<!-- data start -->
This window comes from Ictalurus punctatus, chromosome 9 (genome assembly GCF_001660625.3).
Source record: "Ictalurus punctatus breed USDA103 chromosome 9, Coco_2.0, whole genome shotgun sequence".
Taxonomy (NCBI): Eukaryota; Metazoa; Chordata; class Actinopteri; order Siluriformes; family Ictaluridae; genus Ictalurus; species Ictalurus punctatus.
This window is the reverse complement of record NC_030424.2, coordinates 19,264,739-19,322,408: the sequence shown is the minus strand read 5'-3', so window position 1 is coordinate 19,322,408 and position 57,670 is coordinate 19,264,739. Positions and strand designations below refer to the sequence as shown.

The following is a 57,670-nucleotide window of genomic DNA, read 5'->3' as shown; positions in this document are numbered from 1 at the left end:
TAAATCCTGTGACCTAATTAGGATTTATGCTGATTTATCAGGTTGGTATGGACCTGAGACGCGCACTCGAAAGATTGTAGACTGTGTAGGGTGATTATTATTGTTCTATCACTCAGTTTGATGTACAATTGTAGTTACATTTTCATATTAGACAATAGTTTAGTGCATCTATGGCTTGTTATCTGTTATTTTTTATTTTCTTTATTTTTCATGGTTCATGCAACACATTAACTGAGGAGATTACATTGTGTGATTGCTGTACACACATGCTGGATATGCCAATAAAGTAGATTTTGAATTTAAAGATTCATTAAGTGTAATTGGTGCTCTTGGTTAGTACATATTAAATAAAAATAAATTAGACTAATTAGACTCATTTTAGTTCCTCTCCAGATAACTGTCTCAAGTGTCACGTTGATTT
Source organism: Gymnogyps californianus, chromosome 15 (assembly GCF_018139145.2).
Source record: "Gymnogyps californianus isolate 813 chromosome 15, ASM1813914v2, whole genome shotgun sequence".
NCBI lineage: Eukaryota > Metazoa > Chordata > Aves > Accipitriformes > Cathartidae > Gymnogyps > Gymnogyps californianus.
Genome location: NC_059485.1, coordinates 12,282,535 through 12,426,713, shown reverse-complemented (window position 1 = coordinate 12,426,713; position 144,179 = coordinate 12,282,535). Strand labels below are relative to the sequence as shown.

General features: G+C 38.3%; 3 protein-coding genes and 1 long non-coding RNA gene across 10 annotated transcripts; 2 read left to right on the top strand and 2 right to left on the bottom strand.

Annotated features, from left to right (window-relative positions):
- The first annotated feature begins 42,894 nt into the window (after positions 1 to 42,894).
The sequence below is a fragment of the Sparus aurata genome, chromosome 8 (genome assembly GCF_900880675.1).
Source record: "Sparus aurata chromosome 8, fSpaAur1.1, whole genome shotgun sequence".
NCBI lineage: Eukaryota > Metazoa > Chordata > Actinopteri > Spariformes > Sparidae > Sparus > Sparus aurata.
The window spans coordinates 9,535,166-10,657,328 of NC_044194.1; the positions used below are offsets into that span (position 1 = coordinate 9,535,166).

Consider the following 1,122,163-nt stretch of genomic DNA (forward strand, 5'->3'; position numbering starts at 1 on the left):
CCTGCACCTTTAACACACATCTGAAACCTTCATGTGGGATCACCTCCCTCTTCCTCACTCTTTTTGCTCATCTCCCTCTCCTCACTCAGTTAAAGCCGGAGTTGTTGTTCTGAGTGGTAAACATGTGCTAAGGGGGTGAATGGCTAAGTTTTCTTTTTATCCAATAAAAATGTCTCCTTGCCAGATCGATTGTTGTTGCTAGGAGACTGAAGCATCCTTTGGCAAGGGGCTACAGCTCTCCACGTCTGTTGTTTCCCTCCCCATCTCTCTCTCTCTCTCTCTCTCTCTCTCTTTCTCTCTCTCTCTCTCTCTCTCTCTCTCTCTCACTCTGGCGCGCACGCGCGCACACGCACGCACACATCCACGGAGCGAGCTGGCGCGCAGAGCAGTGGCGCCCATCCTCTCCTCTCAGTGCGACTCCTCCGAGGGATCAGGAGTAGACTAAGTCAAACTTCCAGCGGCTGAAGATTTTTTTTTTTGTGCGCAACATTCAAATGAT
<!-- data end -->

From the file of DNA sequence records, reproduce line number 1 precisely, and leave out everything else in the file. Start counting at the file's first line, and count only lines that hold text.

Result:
This window comes from Ictalurus punctatus, chromosome 9 (genome assembly GCF_001660625.3).